Transitions are a sticking point for many riders, especially the lope transition. Even if you get everything perfectly set up, asking for a lope transition can often lead to balking, rooting at the bit, throwing the head, and even bucking or rearing.
Why do so many horses have trouble with lope transitions?
Stage fright. For many horses it is simply a fear of being asked to perform a difficult maneuver on the spot. When you put them on the spot, they freeze up and panic. Remember, horses are prey animals. When they feel cornered, their first instinct is to avoid, then to flee, and their last instinct is to fight.
Avoidance causes balking and refusals to perform. Attempting to flee the situation causes rooting at the bit and throwing the head. Fighting back against the unwanted stimulus causes bucking or rearing.
How do I fix it?
Take the pressure off. Whether your horse is avoiding, fleeing, or fighting, the source of the problem is the pressure to perform on the spot. So, you need to take that pressure away. And, you’re probably wondering how to do that while still getting the horse to lope.
It comes back to rewarding the smallest try. Too many people get caught up in demanding a full transition and get frustrated when the horse doesn’t give them what they want exactly when they want it. But you wouldn’t expect your horse to do a full sidepass or spin on the first try. So, why would you expect him to do a perfect transition the first try?
You need to break it down into steps.
Fixing the transition
1. Establish a rhythmic, forward trot with an even tempo. Forward momentum is important. The horse shouldn’t be rushing, but he should have forward energy. This is best done at a posting trot.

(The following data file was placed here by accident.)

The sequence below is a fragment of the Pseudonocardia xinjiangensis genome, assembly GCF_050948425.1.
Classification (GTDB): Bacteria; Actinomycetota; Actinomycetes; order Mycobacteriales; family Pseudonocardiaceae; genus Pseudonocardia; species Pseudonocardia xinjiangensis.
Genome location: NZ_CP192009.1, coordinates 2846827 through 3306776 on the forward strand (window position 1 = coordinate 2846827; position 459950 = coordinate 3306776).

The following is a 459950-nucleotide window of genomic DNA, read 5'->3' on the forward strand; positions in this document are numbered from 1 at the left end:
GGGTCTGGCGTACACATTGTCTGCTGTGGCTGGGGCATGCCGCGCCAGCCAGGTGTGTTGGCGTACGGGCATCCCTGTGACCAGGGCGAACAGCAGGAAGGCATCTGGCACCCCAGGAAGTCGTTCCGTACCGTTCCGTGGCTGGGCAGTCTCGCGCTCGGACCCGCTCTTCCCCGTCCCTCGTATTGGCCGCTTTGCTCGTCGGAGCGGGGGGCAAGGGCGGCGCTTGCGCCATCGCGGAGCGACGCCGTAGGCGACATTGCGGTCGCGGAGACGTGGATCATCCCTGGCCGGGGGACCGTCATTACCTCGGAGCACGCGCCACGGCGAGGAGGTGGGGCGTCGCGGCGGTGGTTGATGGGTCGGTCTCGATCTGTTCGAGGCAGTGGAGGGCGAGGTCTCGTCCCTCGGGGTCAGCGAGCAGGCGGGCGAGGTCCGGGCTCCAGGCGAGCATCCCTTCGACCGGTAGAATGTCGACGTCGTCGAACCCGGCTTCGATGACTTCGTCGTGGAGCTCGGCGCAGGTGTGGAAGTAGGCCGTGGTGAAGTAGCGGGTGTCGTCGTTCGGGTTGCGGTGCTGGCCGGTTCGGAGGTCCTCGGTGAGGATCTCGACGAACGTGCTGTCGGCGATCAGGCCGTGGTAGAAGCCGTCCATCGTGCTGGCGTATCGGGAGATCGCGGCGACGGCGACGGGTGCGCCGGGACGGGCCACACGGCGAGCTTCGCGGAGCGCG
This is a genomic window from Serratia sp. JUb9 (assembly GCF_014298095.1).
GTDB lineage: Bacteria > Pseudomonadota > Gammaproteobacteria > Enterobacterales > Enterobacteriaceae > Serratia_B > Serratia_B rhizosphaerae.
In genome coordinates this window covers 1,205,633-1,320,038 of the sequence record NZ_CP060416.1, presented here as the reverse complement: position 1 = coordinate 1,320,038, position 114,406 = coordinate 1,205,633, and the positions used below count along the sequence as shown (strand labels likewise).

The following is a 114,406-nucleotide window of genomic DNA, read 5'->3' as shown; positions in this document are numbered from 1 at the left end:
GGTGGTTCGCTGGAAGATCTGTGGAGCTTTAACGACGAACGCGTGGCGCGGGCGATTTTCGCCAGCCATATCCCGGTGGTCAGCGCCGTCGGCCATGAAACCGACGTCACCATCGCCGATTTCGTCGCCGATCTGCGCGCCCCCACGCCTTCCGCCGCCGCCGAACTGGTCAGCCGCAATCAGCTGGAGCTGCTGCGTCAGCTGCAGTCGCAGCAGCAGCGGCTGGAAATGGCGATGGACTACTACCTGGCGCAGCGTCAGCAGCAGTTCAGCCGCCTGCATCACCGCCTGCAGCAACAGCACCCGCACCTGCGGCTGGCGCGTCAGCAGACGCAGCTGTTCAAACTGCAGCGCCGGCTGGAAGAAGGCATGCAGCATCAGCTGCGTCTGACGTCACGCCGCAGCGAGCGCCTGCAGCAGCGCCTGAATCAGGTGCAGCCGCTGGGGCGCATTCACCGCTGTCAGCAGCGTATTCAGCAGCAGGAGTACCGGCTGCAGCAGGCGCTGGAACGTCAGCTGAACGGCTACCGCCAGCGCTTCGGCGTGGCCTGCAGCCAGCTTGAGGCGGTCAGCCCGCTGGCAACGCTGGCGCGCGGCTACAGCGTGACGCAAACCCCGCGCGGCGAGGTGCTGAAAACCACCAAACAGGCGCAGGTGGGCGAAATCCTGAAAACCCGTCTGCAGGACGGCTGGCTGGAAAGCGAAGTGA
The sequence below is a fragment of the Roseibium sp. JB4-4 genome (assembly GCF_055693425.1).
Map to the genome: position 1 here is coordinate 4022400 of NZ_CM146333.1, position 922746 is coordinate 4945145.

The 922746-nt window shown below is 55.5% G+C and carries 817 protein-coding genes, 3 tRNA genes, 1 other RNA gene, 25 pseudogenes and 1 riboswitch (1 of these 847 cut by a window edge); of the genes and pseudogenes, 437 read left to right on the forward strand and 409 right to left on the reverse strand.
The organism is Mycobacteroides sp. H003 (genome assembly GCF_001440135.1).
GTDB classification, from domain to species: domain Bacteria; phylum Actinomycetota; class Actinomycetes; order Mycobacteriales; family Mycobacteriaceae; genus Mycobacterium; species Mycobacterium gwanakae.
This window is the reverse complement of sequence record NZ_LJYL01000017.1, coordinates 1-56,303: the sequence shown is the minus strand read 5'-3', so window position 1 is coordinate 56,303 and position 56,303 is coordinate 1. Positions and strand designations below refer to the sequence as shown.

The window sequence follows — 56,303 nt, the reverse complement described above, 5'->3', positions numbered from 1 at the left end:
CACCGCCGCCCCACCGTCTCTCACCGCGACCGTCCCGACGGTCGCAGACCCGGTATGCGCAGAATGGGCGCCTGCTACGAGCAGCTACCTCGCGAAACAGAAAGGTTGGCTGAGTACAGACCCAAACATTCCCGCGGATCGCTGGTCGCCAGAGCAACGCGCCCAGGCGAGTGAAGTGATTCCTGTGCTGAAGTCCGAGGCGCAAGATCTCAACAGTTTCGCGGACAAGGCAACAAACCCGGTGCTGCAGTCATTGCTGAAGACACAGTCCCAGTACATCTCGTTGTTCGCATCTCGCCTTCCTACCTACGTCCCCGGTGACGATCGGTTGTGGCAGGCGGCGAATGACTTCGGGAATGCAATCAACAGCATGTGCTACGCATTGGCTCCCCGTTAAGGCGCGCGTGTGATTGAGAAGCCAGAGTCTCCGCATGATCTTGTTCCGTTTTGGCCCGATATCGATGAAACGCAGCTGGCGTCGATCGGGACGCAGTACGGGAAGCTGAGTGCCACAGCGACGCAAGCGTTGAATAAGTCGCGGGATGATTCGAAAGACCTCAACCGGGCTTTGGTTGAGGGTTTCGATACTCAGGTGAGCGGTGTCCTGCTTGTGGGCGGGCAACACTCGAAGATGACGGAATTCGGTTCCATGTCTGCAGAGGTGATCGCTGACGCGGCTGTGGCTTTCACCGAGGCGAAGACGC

2. Sit the trot for three strides and apply the aids you use for canter transition.
3. Don’t canter!
4. The horse will react the way he always does when you ask for the canter transition by hollowing his back and avoiding, fleeing, or fighting the cues. Return to posting. Pick up the same rhythm you had before the canter cue. Act like nothing happened. Wait for him to release the tension and realize that its ok that he didn’t perform exactly on cue.
5. Rinse and repeat. He will start gain confidence in himself as he feels the pressure to perform life. The first time he doesn’t hollow his back at the canter cue, praise liberally.
6. Soon he should start reaching under himself just a little more at the canter cue. Celebrate.
7. Slowly he will start reaching under himself a little further until suddenly he offers a hesitant half step of canter. It will be awkward and rough, but take it and praise him like he just won a world championship. Don’t demand more.
8. A half step will become a full step and before you know it a lope transition has been born.
Keys to Success
1. This is not a way to teach lope transitions. This is only a way to fix bad transitions.
2. Don’t ask for too much in one ride. Rome wasn’t built in a day.
3. Make sure your horse is physically ready for lope transitions. Pain, lameness, poor saddle fit, and other physical ailments should be ruled out before assuming that a horse who balks at loping is just having a case of stage fright. Please consult your equine professionals to rule out medical causes before pushing your horse to lope.
Members of the EW Community can now download our Fixing Lope Transitions Training Guide for FREE. This guide includes the prerequisites, teaching steps, keys to success, and common mistakes for both horse and rider. To download to full document, click here.
Photo by Five Furlongs